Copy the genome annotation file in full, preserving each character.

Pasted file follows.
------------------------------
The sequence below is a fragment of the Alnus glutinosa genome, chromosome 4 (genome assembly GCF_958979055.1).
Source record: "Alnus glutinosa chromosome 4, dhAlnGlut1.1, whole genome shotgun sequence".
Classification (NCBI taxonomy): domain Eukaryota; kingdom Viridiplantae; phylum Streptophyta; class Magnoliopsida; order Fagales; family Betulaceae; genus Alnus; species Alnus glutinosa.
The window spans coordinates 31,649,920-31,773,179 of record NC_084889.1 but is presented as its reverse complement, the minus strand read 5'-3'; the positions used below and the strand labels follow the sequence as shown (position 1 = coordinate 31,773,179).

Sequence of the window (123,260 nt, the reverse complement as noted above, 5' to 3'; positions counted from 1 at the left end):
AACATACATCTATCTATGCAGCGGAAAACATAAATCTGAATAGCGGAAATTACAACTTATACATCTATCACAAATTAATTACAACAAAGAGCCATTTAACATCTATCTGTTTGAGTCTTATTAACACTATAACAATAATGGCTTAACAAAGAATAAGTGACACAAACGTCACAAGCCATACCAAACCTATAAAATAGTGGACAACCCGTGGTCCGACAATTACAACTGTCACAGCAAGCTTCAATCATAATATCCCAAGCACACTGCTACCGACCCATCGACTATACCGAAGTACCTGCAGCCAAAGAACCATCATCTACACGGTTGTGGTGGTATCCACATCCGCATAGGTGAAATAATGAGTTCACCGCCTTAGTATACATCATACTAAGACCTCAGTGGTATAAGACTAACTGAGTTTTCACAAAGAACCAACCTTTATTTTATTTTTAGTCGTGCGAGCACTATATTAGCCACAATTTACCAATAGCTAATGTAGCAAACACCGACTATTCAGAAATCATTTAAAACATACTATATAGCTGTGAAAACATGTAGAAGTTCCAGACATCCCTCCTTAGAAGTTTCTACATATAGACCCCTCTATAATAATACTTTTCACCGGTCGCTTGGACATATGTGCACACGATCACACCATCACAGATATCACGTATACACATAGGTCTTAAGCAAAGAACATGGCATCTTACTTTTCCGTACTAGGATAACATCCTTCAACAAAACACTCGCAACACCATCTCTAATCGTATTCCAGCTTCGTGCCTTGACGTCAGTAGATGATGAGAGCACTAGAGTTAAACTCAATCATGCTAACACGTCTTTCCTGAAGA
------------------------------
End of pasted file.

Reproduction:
The sequence below is a fragment of the Alnus glutinosa genome, chromosome 4 (genome assembly GCF_958979055.1).
Source record: "Alnus glutinosa chromosome 4, dhAlnGlut1.1, whole genome shotgun sequence".
Classification (NCBI taxonomy): domain Eukaryota; kingdom Viridiplantae; phylum Streptophyta; class Magnoliopsida; order Fagales; family Betulaceae; genus Alnus; species Alnus glutinosa.
The window spans coordinates 31,649,920-31,773,179 of record NC_084889.1 but is presented as its reverse complement, the minus strand read 5'-3'; the positions used below and the strand labels follow the sequence as shown (position 1 = coordinate 31,773,179).

Sequence of the window (123,260 nt, the reverse complement as noted above, 5' to 3'; positions counted from 1 at the left end):
AACATACATCTATCTATGCAGCGGAAAACATAAATCTGAATAGCGGAAATTACAACTTATACATCTATCACAAATTAATTACAACAAAGAGCCATTTAACATCTATCTGTTTGAGTCTTATTAACACTATAACAATAATGGCTTAACAAAGAATAAGTGACACAAACGTCACAAGCCATACCAAACCTATAAAATAGTGGACAACCCGTGGTCCGACAATTACAACTGTCACAGCAAGCTTCAATCATAATATCCCAAGCACACTGCTACCGACCCATCGACTATACCGAAGTACCTGCAGCCAAAGAACCATCATCTACACGGTTGTGGTGGTATCCACATCCGCATAGGTGAAATAATGAGTTCACCGCCTTAGTATACATCATACTAAGACCTCAGTGGTATAAGACTAACTGAGTTTTCACAAAGAACCAACCTTTATTTTATTTTTAGTCGTGCGAGCACTATATTAGCCACAATTTACCAATAGCTAATGTAGCAAACACCGACTATTCAGAAATCATTTAAAACATACTATATAGCTGTGAAAACATGTAGAAGTTCCAGACATCCCTCCTTAGAAGTTTCTACATATAGACCCCTCTATAATAATACTTTTCACCGGTCGCTTGGACATATGTGCACACGATCACACCATCACAGATATCACGTATACACATAGGTCTTAAGCAAAGAACATGGCATCTTACTTTTCCGTACTAGGATAACATCCTTCAACAAAACACTCGCAACACCATCTCTAATCGTATTCCAGCTTCGTGCCTTGACGTCAGTAGATGATGAGAGCACTAGAGTTAAACTCAATCATGCTAACACGTCTTTCCTGAAGA